Equal Employment Opportunity Commission (EEOC)

Equal Employment Opportunity CommissionThe Equal Employment Opportunity Commission (EEOC) is a five-member commission appointed by the president of the United States and confirmed by the Senate. The EEOC was created by Congress to be the primary enforcement mechanism of Title VII of the 1964 Civil Rights Act. Title VII prohibits discrimination in hiring, terms or conditions of employment, union membership and representation, and the referral of applicants by employment services. It was passed in June 1964 by strong bipartisan majorities in both houses, and signed into law by President Johnson on July 2, 1964. Title VII specifically forbids any employer to fail to hire, discharge, or classify employees or discriminate with respect to compensation, terms, conditions, or privileges of employment in any way that would deprive any individual of employment opportunity due to race, color, religion, sex, or national origin. Title VII also prohibits retaliation against individuals who file charges with the EEOC or participate in EEOC investigations. Title VII applies to private employers, state and local governments, and educational institutions that employ 15 or more employees. The federal government, private and public employment agencies, labor organizations, and joint labor-management committees for apprenticeship and training also must abide by the law.

The primary mission of the EEOC is the elimination of illegal discrimination from the workplace. In addition to enforcement of Title VII of the 1964 Civil Rights Act, the EEOC is charged with enforcing the Age Discrimination in Employment Act (ADEA), the Equal Pay Act, Section 501 the Rehabilitation Act of 1973, the Civil Rights Act of 1991, and Title I, the employment provisions of the Americans with Disabilities Act. Under Executive Order 12067, the EEOC is also charged as the lead agency on all the civil rights employment enforcement activity for the federal government. The members of the commission do not decide individual cases, and the primary enforcement operations are carried out through its regional offices and through agreements with state fair employment practices organizations (FEPs). Congress gave the EEOC litigation enforcement authority in 1972, and the General Council to the EEOC is responsible for conducting EEOC enforcement litigation in the courts.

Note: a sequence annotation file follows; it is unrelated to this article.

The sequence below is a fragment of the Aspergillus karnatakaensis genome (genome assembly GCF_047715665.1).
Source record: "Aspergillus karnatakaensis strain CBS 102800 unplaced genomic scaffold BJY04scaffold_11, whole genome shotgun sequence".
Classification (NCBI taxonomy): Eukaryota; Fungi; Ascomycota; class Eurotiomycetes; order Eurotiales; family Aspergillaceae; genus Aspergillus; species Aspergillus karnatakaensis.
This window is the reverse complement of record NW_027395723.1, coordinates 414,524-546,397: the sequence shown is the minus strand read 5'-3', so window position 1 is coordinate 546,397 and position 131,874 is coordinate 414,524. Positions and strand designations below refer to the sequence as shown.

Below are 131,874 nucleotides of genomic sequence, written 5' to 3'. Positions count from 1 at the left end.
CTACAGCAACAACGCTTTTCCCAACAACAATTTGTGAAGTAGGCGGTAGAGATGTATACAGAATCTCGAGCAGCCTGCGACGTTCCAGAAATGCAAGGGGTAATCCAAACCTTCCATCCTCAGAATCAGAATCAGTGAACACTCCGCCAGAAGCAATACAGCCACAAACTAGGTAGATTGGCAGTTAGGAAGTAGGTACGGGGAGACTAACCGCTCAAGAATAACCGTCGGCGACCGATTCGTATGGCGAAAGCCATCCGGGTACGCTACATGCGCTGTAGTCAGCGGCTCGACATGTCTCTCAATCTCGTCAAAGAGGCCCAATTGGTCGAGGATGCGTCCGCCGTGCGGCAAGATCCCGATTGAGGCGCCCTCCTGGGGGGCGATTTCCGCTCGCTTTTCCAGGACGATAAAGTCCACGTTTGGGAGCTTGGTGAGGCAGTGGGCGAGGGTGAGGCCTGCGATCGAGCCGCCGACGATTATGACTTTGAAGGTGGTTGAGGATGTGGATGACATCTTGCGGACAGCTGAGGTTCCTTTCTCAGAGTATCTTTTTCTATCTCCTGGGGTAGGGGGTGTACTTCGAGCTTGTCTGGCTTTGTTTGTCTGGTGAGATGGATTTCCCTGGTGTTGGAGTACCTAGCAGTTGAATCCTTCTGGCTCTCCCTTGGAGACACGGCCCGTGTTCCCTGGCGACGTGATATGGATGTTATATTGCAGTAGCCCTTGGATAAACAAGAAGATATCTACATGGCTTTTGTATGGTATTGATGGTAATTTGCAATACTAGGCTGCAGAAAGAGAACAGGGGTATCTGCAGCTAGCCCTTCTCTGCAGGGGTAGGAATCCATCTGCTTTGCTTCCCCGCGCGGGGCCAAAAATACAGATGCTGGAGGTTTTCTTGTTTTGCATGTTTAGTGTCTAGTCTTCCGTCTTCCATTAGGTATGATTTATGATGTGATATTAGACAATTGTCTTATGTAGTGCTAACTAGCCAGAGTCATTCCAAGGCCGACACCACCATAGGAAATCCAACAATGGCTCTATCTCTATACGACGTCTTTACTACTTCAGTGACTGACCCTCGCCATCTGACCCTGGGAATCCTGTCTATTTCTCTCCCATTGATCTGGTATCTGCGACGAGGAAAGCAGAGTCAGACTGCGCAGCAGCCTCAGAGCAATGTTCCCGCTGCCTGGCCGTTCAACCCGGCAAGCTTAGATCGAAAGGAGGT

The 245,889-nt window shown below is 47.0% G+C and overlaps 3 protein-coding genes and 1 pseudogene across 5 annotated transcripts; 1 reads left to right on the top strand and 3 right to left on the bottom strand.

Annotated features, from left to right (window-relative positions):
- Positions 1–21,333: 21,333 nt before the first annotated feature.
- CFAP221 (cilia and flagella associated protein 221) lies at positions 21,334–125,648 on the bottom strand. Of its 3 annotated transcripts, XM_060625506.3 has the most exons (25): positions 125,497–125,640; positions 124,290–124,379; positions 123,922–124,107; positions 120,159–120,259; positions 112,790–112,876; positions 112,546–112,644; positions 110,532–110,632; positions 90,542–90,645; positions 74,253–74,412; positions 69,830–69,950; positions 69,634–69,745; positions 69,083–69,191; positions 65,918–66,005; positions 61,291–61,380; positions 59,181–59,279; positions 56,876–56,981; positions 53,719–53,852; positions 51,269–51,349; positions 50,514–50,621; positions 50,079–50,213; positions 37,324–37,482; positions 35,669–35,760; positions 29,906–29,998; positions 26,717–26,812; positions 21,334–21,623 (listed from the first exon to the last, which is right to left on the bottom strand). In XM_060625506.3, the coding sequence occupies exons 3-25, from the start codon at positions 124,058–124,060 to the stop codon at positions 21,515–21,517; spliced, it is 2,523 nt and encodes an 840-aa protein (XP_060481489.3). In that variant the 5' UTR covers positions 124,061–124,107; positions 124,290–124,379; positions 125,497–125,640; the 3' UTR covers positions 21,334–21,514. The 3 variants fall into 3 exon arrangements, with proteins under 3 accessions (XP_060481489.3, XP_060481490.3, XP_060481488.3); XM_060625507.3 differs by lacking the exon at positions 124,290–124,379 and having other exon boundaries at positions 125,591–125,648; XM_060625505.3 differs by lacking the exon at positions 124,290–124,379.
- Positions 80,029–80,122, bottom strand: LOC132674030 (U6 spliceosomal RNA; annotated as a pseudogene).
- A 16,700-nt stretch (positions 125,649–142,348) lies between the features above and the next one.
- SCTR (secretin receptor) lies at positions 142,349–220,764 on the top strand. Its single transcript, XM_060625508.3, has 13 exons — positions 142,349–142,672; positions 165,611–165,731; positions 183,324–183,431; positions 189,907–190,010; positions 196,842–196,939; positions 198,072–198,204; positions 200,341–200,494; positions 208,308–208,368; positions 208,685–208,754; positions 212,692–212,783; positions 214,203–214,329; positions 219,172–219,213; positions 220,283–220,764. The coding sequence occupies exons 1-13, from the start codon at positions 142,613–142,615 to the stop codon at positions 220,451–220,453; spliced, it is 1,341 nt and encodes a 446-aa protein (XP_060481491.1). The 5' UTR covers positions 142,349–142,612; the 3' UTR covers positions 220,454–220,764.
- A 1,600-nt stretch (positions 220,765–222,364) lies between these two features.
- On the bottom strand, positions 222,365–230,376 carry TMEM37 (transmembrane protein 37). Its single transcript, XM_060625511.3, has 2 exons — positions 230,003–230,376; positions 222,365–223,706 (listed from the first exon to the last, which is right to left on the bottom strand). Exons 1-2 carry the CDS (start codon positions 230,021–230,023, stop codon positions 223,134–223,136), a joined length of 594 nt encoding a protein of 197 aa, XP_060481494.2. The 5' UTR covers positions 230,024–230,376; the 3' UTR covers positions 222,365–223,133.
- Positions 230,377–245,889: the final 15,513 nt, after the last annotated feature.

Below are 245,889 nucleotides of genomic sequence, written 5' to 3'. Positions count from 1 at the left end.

The EEOC uses an integrated approach to remedy allegations of discrimination, including the use of conciliation, education, technical assistance, and litigation. The time limitation for filing charges with the EEOC is 180 days after the occurrence of the alleged discriminatory act. If the charging party is required to file first with a state or local FEP, the time limit for filing charges is increased to 300 days after the occurrence of the discriminatory act or 30 days after receiving notice that the FEP has terminated its processing of the charge, whichever is earlier. After the conclusion of proceedings before the EEOC, an individual claiming a violation of Title VII has 90 days after receipt of a right-to-sue letter from the commission to file a civil lawsuit in a federal district court.